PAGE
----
Making tough decisions before you have to


Hanging on a wall in a busy downtown Halifax drop-in centre a poster silently asks one simple question: If you ended up in the Emergency Department and weren’t able to speak for yourself, who would you want to speak for you?

Bryon Anderson is the director of the Metro Non-Profit Housing drop-in centre. He and Monica Flinn, a nurse with Mobile Outreach Street Health (MOSH), came up with the idea of helping people living on the street or in shelters write out their personal directives.

“We are becoming more proactive now because there was a certain need and people had come to us,” he said. “What we have found that there is certainly a desire for this to happen.”

Writing a personal directive allows you to make decisions about your personal care ahead of time in case you are ever incapacitated and unable to make those decisions on your own. You can also name the person you want making decisions for you.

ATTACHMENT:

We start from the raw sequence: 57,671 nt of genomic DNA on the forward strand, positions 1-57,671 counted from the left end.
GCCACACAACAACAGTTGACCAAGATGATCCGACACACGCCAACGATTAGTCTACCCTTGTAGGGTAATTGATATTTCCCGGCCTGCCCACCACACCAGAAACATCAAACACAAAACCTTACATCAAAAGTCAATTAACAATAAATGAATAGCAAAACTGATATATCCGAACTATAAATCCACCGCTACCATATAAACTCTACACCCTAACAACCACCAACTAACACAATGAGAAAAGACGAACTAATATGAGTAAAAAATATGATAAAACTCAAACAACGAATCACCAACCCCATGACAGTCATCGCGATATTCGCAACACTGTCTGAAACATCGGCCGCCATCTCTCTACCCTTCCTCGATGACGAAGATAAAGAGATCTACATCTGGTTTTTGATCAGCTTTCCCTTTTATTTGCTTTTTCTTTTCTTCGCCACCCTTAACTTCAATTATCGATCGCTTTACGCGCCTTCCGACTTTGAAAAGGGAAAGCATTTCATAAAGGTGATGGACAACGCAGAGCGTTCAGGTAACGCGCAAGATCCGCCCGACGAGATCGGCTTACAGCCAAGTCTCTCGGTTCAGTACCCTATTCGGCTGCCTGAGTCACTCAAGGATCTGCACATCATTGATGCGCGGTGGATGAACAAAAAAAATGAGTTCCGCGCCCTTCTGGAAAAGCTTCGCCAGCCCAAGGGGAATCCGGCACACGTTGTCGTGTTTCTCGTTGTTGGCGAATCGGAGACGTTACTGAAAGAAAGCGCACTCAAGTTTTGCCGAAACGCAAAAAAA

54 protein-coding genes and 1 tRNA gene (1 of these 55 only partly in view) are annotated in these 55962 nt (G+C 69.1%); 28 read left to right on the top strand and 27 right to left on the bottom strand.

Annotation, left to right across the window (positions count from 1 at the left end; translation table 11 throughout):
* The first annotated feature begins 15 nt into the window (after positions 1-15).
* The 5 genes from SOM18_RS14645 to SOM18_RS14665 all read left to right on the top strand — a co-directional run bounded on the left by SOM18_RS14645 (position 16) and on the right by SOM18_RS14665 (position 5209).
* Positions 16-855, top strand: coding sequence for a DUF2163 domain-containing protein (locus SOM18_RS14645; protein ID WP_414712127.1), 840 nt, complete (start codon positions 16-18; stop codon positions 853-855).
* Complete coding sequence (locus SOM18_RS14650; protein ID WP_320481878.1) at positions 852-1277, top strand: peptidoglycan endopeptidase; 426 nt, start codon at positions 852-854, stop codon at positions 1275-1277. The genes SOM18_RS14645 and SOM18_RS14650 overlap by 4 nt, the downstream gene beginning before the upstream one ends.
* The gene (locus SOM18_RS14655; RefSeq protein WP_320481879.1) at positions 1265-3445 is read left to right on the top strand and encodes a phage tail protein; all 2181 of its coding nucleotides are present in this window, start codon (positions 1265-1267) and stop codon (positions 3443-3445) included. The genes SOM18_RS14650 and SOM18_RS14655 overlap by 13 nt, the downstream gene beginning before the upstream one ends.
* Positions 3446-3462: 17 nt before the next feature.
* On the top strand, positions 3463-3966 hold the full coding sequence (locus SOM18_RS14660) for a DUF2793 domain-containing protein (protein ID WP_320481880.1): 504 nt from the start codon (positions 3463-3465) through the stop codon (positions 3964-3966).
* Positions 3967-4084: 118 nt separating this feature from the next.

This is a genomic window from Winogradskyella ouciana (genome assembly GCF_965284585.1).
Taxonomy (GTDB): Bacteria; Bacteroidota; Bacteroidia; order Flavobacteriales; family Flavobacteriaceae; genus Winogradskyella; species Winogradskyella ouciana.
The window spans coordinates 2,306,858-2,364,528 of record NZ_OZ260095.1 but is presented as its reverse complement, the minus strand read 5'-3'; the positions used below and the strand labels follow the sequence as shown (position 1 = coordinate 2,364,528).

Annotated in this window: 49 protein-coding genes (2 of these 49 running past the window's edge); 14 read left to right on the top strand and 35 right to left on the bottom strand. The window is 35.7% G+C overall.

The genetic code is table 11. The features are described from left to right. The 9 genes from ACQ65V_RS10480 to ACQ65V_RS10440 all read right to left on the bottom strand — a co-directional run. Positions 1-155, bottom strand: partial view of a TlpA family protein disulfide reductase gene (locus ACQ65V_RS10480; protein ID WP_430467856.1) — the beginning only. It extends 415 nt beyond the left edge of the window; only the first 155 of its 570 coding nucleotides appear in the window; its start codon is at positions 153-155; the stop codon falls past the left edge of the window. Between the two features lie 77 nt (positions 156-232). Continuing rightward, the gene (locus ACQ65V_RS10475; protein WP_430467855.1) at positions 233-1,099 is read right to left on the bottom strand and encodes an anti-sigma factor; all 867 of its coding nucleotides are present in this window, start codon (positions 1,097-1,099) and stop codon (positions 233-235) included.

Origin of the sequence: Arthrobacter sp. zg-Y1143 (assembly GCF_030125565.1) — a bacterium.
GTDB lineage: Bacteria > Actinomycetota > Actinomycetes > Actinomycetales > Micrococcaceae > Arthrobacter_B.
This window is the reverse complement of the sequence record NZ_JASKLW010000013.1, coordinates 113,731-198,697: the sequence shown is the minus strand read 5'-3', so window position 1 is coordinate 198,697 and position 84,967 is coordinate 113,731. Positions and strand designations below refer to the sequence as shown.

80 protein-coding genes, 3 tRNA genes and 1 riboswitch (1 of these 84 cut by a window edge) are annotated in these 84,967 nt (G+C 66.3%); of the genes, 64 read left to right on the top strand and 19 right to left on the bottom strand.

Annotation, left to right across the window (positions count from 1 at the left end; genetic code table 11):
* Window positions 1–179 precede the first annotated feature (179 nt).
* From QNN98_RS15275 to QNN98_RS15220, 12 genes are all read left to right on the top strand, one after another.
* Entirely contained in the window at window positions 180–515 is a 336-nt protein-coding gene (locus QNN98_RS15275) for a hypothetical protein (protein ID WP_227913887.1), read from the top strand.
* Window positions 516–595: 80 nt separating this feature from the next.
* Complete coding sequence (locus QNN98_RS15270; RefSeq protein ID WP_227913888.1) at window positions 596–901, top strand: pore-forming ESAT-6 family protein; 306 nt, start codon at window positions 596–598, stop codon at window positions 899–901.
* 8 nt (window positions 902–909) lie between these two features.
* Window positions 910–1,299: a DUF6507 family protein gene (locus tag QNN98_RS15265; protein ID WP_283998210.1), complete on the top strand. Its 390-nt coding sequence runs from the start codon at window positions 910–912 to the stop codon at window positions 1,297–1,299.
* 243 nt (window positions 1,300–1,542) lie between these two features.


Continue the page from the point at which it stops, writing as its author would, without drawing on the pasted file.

Anderson said this is especially important for people living on the street because they are at higher risk of illness, injury and incapacitation and they are often alone.

“Many people have friends and acquaintances and that sort of thing but no one really steps up to the plate and makes these hard decisions,” he said. “It sounds morbid, but it’s not like we’re saying ‘you’re going to die right away,’ it’s just that everybody’s going to die sometime, so it’s just, how best to die with dignity.”

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